Image by Chris Moore

For all of international tax’s history, the decision of which country should tax cross-border income has rested upon two fundamental legal concepts: ‘residence’, a tax law doctrine based on the relationship between a taxpayer and a taxing jurisdiction, and ‘source’, a tax law concept based on the location of economic activity giving rise to the income.

Domestic law and tax treaty rules, which use these two concepts to prevent double taxation, have proliferated and to a large extent have been successful (after all, international trade and investment continue apace). Basically, a taxpayer’s residence country has taxing rights in respect of their income unless there is a sufficient connection between the taxpayer’s income-earning activity and the country where the income was earned, in which case the source country generally has taxing rights.

However, with technological change, globalisation, and sophisticated tax planning, in recent decades taxpayers (most notably large multinationals) have used and manipulated the rules for preventing double taxation to instead achieve double non-taxation. And thus for the last decade or so since the last global financial crisis, the international tax community has been particularly focused on the phenomenon of ‘stateless’ income (income of a multinational entity that has a tax source somewhere other than the residence country of the multinational’s parent company and is taxed in neither the parent’s residence country nor the country where the economic activity that generated the income occurred). This focus has resulted in the OECD’s BEPS (‘base erosion and profit shifting’) project, now chugging along into its seventh year of ‘collaborating … to tackle tax avoidance, improve the coherence of international tax rules and ensure a more transparent tax environment’.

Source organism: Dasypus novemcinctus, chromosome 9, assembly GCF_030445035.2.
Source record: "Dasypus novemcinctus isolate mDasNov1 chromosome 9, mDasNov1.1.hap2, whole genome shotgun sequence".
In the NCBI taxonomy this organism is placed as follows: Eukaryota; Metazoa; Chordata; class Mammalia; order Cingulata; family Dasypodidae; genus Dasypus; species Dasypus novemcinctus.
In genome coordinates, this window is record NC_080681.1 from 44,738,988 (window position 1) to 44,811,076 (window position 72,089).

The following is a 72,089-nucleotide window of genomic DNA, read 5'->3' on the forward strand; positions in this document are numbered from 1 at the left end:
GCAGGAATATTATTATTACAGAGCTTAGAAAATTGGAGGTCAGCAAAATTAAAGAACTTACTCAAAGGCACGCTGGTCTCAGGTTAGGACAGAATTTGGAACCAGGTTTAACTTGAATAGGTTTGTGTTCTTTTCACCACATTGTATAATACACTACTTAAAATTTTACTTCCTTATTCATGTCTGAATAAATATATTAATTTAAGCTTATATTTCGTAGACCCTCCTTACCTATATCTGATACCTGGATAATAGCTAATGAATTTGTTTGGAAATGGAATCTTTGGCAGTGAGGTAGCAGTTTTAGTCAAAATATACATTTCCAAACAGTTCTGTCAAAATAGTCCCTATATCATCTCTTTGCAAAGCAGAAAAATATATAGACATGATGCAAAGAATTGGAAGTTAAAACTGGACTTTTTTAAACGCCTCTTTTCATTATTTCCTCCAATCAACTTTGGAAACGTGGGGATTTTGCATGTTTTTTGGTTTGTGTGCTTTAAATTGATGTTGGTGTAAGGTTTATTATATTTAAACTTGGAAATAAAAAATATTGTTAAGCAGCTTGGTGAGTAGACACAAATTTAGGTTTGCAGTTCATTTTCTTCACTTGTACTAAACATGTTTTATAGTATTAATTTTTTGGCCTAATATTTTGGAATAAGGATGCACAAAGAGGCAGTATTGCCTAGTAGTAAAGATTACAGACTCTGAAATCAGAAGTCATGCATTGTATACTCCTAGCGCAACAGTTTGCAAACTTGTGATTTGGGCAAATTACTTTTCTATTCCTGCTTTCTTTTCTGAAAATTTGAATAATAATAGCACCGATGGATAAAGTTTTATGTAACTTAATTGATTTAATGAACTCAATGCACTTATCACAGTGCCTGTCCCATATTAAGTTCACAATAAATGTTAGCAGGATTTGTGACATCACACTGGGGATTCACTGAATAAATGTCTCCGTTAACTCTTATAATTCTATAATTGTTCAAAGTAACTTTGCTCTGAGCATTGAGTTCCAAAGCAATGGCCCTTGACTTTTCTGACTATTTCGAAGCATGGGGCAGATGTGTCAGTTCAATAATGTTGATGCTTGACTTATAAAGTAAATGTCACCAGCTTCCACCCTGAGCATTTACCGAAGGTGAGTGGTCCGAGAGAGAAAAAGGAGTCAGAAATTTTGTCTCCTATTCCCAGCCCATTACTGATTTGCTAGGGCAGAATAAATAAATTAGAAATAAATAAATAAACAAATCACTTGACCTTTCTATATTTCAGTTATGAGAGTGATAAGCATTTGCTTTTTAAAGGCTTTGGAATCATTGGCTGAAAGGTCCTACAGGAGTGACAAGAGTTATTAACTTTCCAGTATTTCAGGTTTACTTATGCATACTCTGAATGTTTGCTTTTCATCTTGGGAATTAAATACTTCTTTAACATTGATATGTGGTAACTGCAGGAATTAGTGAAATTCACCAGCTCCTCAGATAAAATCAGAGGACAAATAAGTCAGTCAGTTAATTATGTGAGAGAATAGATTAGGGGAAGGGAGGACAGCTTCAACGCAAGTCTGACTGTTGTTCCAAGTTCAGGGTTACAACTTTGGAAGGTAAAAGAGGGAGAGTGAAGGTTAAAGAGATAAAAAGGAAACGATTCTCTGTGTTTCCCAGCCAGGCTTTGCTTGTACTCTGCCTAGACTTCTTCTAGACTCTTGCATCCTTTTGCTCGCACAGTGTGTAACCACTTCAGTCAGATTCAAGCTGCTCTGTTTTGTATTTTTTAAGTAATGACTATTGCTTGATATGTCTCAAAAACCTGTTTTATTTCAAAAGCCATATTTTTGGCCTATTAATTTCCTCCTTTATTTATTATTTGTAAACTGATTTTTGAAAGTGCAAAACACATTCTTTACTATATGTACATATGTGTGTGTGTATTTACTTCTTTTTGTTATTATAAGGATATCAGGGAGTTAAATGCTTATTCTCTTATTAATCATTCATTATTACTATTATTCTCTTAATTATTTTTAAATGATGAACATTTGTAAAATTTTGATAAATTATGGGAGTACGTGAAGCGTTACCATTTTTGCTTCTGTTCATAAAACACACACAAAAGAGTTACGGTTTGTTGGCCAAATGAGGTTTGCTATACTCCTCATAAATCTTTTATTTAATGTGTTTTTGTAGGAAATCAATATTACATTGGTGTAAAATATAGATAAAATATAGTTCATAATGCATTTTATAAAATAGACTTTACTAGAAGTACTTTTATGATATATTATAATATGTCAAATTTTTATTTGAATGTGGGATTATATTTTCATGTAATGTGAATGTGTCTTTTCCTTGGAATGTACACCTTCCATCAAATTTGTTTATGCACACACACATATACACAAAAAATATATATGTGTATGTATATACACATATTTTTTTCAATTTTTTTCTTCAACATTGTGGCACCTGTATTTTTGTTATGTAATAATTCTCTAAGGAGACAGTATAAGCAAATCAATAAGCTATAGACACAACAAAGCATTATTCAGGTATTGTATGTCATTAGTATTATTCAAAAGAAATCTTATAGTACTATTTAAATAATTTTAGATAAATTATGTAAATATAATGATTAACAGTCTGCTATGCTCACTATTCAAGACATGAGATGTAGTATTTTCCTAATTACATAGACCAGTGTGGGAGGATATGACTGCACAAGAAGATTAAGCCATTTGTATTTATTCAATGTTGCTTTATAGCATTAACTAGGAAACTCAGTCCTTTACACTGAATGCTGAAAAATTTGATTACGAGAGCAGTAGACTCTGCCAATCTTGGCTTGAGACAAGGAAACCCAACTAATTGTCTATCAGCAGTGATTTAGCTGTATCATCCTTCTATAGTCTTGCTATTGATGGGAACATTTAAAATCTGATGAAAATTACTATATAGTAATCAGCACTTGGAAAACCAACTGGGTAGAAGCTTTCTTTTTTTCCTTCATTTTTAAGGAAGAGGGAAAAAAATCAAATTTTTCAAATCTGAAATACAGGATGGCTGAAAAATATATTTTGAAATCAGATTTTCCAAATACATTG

This effort has been a boon for tax policymakers and academics, among others, as it has provided an opportunity to rethink some of the fundamentals of the international tax system, including national sovereignty and tax jurisdiction, conceptions of source, and the proper sharing of the fiscal spoils of international commerce.

While stateless income (which actually refers to income that can be sourced in any country) has rightly set the international tax agenda, there has been little analysis of a related phenomenon: ‘extra-national’ income, or income that arises outside of any country’s (tax) borders (for example, income earned in international maritime areas, Antarctica, or outer space). My in-progress PhD seeks to fill that gap.